Always true & Unreachable code

public void setValueAt(Object aValue, int row, int column) {
  int index = indexOf(newName);
  if (index >= 0) {                  // <=
    Window window = tool.getActiveWindow();
    Msg.showInfo(getClass(), window, "Duplicate Name",
                 "Name already exists: " + newName);

  ExternalPath path = paths.get(row); // <=
private int indexOf(String name) {
  for (int i = 0; i < paths.size(); i++) {
    ExternalPath path = paths.get(i);
    if (path.getName().equals(name)) {
      return i;
  return 0;

PVS-Studio warnings:

  • V6007 Expression ‘index >= 0’ is always true.
  • V6019 Unreachable code detected. It is possible that an error is present.

Something distracted the developer, and they accidentally implemented the indexOf method in such a way that it returns 0, i.e. the index of the first element of the paths collection, instead of -1 for a non-existent value. This will happen even if the collection is empty. Or maybe they generated the method but forgot to change the default return value. Anyway, the setValueAt method will refuse any offered value and show the message “Name already exists” even if there’s not a single name in the collection.

By the way, the indexOf method is not used anywhere else, and its value is actually needed only to determine if the sought element exists. Rather than writing a separate method and playing around with indexes, it would probably be better to write a for-each loop right in the setValueAt method and have it return when encountering the matching element.

Please click here to see more bugs from this project.


RavenDB JPG_Logo-2

Always true

public override void VerifyCanExecuteCommand(
  ServerStore store, TransactionOperationContext context, bool isClusterAdmin
  using (context.OpenReadTransaction())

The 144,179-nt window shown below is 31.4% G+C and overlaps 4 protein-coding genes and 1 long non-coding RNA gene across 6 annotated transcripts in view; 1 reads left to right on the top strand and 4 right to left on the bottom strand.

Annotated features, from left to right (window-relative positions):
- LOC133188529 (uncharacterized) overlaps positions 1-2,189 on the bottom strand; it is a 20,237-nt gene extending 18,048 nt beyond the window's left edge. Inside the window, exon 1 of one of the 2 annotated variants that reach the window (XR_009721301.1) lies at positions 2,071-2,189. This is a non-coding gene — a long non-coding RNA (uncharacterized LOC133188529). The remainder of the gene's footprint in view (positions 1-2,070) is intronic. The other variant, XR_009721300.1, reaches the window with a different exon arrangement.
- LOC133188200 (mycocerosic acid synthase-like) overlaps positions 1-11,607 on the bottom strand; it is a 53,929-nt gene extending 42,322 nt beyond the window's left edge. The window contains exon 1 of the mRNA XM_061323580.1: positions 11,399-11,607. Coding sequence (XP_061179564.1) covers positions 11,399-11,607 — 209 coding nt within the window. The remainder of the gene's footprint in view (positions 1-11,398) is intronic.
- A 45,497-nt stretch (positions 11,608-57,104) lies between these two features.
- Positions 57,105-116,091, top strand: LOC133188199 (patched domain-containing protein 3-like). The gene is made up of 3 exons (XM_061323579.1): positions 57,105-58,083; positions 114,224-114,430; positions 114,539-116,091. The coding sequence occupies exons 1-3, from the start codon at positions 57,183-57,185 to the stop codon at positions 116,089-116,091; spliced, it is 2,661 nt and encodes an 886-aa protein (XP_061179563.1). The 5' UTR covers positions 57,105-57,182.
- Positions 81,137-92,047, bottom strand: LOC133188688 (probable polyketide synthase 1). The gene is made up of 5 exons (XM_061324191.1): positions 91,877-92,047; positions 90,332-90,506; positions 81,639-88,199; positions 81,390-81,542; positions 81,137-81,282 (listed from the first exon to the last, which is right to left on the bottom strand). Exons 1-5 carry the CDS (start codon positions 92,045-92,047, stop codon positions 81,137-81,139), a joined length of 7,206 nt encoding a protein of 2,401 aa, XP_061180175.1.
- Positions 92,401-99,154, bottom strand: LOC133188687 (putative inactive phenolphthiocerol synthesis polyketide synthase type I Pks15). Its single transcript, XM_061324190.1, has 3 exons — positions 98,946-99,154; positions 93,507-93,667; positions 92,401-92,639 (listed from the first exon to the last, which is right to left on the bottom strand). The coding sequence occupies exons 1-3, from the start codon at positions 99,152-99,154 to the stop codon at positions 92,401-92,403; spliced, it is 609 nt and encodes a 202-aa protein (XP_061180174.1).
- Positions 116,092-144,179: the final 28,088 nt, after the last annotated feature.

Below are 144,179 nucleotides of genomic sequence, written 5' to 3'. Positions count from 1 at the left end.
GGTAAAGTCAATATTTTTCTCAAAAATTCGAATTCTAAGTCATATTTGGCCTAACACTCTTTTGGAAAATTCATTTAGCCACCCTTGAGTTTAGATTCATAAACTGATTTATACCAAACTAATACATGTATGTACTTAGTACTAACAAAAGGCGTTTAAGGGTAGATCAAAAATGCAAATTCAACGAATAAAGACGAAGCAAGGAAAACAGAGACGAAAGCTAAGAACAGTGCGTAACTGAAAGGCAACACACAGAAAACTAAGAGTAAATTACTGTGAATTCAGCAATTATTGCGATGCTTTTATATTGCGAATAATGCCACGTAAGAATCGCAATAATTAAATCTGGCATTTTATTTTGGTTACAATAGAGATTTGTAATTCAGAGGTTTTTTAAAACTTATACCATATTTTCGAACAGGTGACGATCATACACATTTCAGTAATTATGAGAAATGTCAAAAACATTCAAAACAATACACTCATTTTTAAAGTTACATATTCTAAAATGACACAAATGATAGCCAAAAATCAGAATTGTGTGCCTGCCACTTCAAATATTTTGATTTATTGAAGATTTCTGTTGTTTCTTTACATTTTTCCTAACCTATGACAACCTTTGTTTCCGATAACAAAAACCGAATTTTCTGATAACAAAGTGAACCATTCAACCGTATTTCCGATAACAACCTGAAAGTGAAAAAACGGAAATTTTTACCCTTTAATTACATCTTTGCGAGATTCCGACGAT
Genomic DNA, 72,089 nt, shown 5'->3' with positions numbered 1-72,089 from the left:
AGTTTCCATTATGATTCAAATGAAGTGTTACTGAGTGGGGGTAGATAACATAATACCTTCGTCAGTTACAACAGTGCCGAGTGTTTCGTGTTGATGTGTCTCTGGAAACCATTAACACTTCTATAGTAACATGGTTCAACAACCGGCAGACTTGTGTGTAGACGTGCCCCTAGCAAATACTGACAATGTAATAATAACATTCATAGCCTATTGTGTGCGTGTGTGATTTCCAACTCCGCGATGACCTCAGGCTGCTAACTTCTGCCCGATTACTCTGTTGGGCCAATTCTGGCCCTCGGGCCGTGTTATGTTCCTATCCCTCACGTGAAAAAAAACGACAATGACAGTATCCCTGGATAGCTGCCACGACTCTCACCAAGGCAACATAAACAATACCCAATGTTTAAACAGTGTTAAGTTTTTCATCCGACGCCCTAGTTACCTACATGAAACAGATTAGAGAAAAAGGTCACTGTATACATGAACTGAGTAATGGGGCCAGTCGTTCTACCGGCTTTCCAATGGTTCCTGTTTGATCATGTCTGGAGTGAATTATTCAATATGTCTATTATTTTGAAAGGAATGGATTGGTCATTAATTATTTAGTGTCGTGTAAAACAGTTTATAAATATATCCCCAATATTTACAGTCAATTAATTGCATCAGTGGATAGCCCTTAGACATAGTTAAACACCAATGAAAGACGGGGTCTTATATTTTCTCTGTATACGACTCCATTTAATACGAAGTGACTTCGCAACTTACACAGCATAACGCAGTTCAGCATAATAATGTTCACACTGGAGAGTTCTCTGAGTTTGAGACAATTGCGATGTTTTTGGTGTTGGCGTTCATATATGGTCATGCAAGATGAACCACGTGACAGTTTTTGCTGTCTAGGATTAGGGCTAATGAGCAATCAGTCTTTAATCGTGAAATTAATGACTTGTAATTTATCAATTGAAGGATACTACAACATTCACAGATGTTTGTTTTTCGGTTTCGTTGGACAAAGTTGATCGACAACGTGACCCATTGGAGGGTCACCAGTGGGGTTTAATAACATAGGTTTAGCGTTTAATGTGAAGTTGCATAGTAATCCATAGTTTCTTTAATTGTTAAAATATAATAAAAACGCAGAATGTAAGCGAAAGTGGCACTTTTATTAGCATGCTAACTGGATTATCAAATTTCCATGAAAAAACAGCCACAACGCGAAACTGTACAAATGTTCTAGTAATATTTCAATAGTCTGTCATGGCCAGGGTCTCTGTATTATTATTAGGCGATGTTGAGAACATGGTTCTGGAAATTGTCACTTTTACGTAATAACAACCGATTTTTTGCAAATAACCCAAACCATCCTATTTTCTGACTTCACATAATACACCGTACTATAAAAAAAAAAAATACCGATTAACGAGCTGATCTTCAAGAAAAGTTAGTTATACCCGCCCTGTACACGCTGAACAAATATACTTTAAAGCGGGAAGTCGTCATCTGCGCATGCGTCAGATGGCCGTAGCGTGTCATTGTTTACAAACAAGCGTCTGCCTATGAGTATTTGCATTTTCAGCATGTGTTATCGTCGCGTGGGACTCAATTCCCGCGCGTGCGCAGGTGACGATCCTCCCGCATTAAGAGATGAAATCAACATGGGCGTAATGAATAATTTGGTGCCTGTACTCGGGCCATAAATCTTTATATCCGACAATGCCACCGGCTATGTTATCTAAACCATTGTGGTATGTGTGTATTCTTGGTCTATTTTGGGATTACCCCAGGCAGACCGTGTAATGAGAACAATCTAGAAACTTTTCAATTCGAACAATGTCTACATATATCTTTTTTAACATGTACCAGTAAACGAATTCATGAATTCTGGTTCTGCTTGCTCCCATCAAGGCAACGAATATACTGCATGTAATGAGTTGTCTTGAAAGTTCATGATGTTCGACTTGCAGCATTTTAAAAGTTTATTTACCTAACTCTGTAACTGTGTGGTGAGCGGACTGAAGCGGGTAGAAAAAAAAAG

var read = store.Cluster.GetCertificateByThumbprint(context, Name);
    if (read == null)

    var definition = JsonDeserializationServer.CertificateDefinition(read);
    if (
      definition.SecurityClearance != SecurityClearance.ClusterAdmin || // <=
      definition.SecurityClearance != SecurityClearance.ClusterNode     // <=


Analyzer warning: V3022 Expression is always true. Probably the ‘&&’ operator should be used here. DeleteCertificateFromClusterCommand.cs(21) Raven.Server

Another example of a situation where almost certainly the wrong logical operator was chosen. In this case, the condition is always true, because the variable isn’t exactly equal to at least one of the values that it is compared with.

I suppose that “||” should be replaced with “&&”. Then the above fragment will make sense. If the logical operator is chosen correctly, it is most likely that other variables should be compared in one of the conditions. Anyway, this fragment looks very fishily and it must be analyzed.

Please click here to see more bugs from this project.

Command & Conquer


Array overrun

V557 Array overrun is possible. The ‘QuantityB’ function processes value ‘[0..86]’. Inspect the first argument. Check lines: ‘HOUSE.H:928’, ‘CELL.CPP:2337’. HOUSE.H 928

typedef enum StructType : char {
  STRUCT_COUNT,   // <= 87
} StructType;
int BQuantity[STRUCT_COUNT-3];
int QuantityB(int index) {return(BQuantity[index]);}
bool CellClass::Goodie_Check(FootClass * object)
  int bcount = 0;
  for( j=0; j < STRUCT_COUNT; j++) {     bcount += hptr->QuantityB(j);

There are a lot of global variables in the code and it is obvious that they are easy to get confused. The analyzer’s warning about an array index out of bounds is issued at the point of accessing the BQuantity array by index. The array size is 84 elements. Algorithms for analyzing the data flow in the analyzer helped to find out that the index value comes from another function – Goodie_Check. There, a loop is executed with a final value of 86. Therefore, 12 bytes of “someone’s” memory (3 int elements) are constantly being read in this place.